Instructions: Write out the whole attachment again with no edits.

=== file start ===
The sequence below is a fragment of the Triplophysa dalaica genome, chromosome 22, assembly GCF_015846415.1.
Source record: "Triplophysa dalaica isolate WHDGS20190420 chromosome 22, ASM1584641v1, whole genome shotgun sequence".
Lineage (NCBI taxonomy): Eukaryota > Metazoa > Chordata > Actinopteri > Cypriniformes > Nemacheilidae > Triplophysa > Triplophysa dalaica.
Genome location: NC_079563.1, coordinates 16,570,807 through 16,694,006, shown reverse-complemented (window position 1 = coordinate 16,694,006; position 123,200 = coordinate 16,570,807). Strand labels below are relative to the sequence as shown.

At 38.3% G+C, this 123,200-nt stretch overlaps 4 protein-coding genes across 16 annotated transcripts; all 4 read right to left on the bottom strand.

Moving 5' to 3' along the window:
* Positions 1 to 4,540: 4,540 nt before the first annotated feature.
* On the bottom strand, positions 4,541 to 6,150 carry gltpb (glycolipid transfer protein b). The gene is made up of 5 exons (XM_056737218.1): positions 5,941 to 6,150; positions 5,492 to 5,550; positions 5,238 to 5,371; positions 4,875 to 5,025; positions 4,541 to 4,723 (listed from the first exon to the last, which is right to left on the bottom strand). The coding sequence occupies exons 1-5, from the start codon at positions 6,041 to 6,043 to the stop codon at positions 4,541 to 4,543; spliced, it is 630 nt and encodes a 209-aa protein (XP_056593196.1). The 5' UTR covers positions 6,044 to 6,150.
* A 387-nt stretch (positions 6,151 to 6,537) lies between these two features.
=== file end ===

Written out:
The sequence below is a fragment of the Triplophysa dalaica genome, chromosome 22, assembly GCF_015846415.1.
Source record: "Triplophysa dalaica isolate WHDGS20190420 chromosome 22, ASM1584641v1, whole genome shotgun sequence".
Lineage (NCBI taxonomy): Eukaryota > Metazoa > Chordata > Actinopteri > Cypriniformes > Nemacheilidae > Triplophysa > Triplophysa dalaica.
Genome location: NC_079563.1, coordinates 16,570,807 through 16,694,006, shown reverse-complemented (window position 1 = coordinate 16,694,006; position 123,200 = coordinate 16,570,807). Strand labels below are relative to the sequence as shown.

At 38.3% G+C, this 123,200-nt stretch overlaps 4 protein-coding genes across 16 annotated transcripts; all 4 read right to left on the bottom strand.

Moving 5' to 3' along the window:
* Positions 1 to 4,540: 4,540 nt before the first annotated feature.
* On the bottom strand, positions 4,541 to 6,150 carry gltpb (glycolipid transfer protein b). The gene is made up of 5 exons (XM_056737218.1): positions 5,941 to 6,150; positions 5,492 to 5,550; positions 5,238 to 5,371; positions 4,875 to 5,025; positions 4,541 to 4,723 (listed from the first exon to the last, which is right to left on the bottom strand). The coding sequence occupies exons 1-5, from the start codon at positions 6,041 to 6,043 to the stop codon at positions 4,541 to 4,543; spliced, it is 630 nt and encodes a 209-aa protein (XP_056593196.1). The 5' UTR covers positions 6,044 to 6,150.
* A 387-nt stretch (positions 6,151 to 6,537) lies between these two features.